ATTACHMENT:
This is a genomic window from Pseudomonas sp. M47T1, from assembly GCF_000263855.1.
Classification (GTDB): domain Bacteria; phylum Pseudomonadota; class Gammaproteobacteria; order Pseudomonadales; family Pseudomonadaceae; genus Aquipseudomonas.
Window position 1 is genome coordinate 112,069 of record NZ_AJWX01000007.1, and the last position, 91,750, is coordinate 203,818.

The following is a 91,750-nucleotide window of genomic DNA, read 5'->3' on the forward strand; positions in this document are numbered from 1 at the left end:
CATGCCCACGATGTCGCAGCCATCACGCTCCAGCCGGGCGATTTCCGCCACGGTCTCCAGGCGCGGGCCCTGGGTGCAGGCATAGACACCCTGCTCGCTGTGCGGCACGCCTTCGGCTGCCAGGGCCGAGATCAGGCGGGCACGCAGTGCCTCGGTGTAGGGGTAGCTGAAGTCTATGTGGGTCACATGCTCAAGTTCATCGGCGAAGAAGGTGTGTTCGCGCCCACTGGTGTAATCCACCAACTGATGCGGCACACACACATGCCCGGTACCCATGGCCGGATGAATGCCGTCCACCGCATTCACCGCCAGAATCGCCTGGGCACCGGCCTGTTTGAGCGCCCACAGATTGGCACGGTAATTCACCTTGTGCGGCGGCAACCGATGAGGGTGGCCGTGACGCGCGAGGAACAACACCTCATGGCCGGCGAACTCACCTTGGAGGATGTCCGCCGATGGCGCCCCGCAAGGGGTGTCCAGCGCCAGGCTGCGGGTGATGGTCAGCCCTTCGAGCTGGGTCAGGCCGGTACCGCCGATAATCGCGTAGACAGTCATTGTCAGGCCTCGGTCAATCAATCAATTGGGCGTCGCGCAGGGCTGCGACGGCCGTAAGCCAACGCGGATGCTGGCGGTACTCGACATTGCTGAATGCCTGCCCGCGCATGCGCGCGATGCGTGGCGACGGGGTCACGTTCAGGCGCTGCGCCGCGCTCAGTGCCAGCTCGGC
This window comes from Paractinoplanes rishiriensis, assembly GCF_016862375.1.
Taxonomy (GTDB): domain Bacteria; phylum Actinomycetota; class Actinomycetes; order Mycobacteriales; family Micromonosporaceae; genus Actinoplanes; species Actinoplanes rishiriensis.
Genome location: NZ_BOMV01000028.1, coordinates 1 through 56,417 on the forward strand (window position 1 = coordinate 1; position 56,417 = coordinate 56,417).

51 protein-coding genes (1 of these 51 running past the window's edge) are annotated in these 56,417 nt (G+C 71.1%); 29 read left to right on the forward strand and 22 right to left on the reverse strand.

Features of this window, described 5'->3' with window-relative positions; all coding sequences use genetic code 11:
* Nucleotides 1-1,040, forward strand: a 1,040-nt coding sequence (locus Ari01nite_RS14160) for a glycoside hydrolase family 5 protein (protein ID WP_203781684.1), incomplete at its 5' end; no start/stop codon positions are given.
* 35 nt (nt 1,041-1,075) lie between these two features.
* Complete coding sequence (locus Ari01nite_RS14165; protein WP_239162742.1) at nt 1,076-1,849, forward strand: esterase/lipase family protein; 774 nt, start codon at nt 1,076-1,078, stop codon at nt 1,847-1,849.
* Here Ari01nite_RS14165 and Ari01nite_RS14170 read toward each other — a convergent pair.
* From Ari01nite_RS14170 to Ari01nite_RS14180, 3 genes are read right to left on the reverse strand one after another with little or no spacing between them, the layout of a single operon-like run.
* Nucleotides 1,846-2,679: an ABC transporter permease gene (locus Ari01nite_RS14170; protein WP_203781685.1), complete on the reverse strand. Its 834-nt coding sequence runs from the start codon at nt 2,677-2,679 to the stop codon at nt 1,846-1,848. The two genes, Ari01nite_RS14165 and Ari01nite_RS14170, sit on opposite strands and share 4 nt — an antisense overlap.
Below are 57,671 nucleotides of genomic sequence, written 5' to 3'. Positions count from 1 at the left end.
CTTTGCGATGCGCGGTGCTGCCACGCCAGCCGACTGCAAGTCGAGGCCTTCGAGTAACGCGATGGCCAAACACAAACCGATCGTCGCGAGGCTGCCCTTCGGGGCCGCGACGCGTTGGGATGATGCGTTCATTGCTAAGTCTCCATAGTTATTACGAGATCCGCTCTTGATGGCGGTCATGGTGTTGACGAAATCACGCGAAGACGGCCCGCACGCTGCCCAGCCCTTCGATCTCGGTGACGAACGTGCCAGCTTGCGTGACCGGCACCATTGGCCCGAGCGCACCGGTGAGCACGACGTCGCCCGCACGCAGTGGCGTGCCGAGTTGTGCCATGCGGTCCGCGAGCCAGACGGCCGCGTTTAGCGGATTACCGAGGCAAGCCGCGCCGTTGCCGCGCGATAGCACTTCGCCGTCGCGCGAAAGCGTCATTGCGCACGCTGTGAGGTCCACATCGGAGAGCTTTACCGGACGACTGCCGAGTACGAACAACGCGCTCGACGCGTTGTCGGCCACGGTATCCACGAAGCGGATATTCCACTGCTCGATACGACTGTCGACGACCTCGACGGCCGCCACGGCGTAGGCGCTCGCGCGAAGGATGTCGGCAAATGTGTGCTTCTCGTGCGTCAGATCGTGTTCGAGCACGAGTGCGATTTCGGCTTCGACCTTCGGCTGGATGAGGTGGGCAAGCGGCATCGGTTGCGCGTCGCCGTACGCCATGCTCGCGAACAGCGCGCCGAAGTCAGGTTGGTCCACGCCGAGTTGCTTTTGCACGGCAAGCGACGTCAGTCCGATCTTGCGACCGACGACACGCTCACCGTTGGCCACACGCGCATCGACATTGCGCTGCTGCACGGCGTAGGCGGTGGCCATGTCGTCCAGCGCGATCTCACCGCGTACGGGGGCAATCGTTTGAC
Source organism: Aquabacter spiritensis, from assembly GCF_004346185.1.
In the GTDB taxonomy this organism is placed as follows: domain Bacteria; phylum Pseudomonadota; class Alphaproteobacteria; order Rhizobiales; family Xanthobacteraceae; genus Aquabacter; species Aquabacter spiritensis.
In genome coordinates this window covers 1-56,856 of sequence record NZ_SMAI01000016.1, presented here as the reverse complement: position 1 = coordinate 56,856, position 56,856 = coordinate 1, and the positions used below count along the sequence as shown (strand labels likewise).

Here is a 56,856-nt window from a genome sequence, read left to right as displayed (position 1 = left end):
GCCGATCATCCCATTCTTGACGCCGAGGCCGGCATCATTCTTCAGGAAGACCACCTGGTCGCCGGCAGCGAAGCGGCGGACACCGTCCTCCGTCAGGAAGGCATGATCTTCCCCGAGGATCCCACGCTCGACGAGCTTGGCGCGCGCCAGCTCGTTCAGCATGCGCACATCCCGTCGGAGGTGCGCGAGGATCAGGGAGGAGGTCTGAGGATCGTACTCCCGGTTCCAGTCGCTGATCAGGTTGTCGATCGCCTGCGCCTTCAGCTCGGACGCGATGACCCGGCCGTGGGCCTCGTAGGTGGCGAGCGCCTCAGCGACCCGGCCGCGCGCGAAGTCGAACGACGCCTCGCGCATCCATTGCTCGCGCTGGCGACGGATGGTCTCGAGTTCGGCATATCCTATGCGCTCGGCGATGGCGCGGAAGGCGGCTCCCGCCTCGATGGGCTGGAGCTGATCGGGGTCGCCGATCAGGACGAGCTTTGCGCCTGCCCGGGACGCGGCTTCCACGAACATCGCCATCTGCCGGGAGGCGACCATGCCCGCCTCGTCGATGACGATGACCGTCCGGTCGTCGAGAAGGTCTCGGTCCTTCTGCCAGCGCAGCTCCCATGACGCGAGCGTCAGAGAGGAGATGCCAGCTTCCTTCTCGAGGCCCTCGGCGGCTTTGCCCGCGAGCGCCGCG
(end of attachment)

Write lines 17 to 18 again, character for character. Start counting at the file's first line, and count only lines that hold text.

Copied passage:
Below are 57,671 nucleotides of genomic sequence, written 5' to 3'. Positions count from 1 at the left end.
CTTTGCGATGCGCGGTGCTGCCACGCCAGCCGACTGCAAGTCGAGGCCTTCGAGTAACGCGATGGCCAAACACAAACCGATCGTCGCGAGGCTGCCCTTCGGGGCCGCGACGCGTTGGGATGATGCGTTCATTGCTAAGTCTCCATAGTTATTACGAGATCCGCTCTTGATGGCGGTCATGGTGTTGACGAAATCACGCGAAGACGGCCCGCACGCTGCCCAGCCCTTCGATCTCGGTGACGAACGTGCCAGCTTGCGTGACCGGCACCATTGGCCCGAGCGCACCGGTGAGCACGACGTCGCCCGCACGCAGTGGCGTGCCGAGTTGTGCCATGCGGTCCGCGAGCCAGACGGCCGCGTTTAGCGGATTACCGAGGCAAGCCGCGCCGTTGCCGCGCGATAGCACTTCGCCGTCGCGCGAAAGCGTCATTGCGCACGCTGTGAGGTCCACATCGGAGAGCTTTACCGGACGACTGCCGAGTACGAACAACGCGCTCGACGCGTTGTCGGCCACGGTATCCACGAAGCGGATATTCCACTGCTCGATACGACTGTCGACGACCTCGACGGCCGCCACGGCGTAGGCGCTCGCGCGAAGGATGTCGGCAAATGTGTGCTTCTCGTGCGTCAGATCGTGTTCGAGCACGAGTGCGATTTCGGCTTCGACCTTCGGCTGGATGAGGTGGGCAAGCGGCATCGGTTGCGCGTCGCCGTACGCCATGCTCGCGAACAGCGCGCCGAAGTCAGGTTGGTCCACGCCGAGTTGCTTTTGCACGGCAAGCGACGTCAGTCCGATCTTGCGACCGACGACACGCTCACCGTTGGCCACACGCGCATCGACATTGCGCTGCTGCACGGCGTAGGCGGTGGCCATGTCGTCCAGCGCGATCTCACCGCGTACGGGGGCAATCGTTTGAC